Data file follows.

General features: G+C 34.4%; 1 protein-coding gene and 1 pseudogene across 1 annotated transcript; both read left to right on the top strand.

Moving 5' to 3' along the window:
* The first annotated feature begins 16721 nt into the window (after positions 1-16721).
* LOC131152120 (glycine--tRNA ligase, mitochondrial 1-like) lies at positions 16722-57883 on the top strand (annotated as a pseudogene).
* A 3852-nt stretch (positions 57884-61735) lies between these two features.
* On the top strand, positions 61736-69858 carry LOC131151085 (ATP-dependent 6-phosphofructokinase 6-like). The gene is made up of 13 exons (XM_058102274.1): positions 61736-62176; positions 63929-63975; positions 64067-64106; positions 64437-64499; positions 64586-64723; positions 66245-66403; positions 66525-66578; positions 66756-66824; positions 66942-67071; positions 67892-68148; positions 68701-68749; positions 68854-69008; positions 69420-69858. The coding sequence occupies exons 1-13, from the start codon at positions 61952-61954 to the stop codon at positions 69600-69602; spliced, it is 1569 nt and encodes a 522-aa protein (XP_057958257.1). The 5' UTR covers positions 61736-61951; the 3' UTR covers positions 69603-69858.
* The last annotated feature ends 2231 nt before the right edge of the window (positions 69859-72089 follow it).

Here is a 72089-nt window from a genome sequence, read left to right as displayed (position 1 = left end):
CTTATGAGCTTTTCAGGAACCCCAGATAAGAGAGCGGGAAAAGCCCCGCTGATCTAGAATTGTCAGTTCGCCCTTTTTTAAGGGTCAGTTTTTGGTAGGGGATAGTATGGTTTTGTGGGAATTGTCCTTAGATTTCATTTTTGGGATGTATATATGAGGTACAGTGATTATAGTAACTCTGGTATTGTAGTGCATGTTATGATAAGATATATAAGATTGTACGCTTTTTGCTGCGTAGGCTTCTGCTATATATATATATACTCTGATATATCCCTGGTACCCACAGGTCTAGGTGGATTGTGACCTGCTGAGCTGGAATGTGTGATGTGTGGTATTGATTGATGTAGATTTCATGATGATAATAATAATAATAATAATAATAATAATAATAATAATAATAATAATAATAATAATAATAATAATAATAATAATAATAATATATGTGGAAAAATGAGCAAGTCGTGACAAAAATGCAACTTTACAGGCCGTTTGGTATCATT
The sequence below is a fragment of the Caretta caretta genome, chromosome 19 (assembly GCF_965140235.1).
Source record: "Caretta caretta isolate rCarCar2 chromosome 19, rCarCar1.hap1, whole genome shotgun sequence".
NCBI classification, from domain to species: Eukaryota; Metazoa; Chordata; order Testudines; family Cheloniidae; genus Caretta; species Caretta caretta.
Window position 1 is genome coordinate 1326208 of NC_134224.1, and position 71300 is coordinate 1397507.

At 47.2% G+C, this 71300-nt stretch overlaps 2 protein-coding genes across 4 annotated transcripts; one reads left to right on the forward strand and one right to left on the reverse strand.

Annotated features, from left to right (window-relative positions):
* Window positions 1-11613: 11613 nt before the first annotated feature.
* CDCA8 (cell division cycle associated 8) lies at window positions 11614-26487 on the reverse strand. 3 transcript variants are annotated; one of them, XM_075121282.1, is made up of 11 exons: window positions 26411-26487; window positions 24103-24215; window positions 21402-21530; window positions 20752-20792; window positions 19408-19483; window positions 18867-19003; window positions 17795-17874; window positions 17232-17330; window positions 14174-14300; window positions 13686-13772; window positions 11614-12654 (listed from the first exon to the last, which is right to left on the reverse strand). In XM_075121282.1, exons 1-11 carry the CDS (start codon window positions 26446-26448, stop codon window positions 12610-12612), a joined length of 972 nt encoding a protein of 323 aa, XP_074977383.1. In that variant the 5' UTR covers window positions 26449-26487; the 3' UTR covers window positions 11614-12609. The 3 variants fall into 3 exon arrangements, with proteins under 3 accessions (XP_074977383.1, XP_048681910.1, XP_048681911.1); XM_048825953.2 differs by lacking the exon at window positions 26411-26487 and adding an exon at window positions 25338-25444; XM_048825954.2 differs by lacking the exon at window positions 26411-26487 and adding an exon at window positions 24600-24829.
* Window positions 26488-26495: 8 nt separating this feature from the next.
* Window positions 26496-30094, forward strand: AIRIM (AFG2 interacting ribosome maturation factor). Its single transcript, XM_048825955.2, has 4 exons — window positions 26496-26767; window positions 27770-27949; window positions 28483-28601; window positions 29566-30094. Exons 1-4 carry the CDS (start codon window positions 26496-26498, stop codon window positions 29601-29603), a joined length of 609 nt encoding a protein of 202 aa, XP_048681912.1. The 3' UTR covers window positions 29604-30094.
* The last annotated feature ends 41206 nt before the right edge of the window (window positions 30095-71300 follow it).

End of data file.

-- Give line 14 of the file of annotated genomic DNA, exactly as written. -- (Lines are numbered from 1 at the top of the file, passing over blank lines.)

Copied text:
At 47.2% G+C, this 71300-nt stretch overlaps 2 protein-coding genes across 4 annotated transcripts; one reads left to right on the forward strand and one right to left on the reverse strand.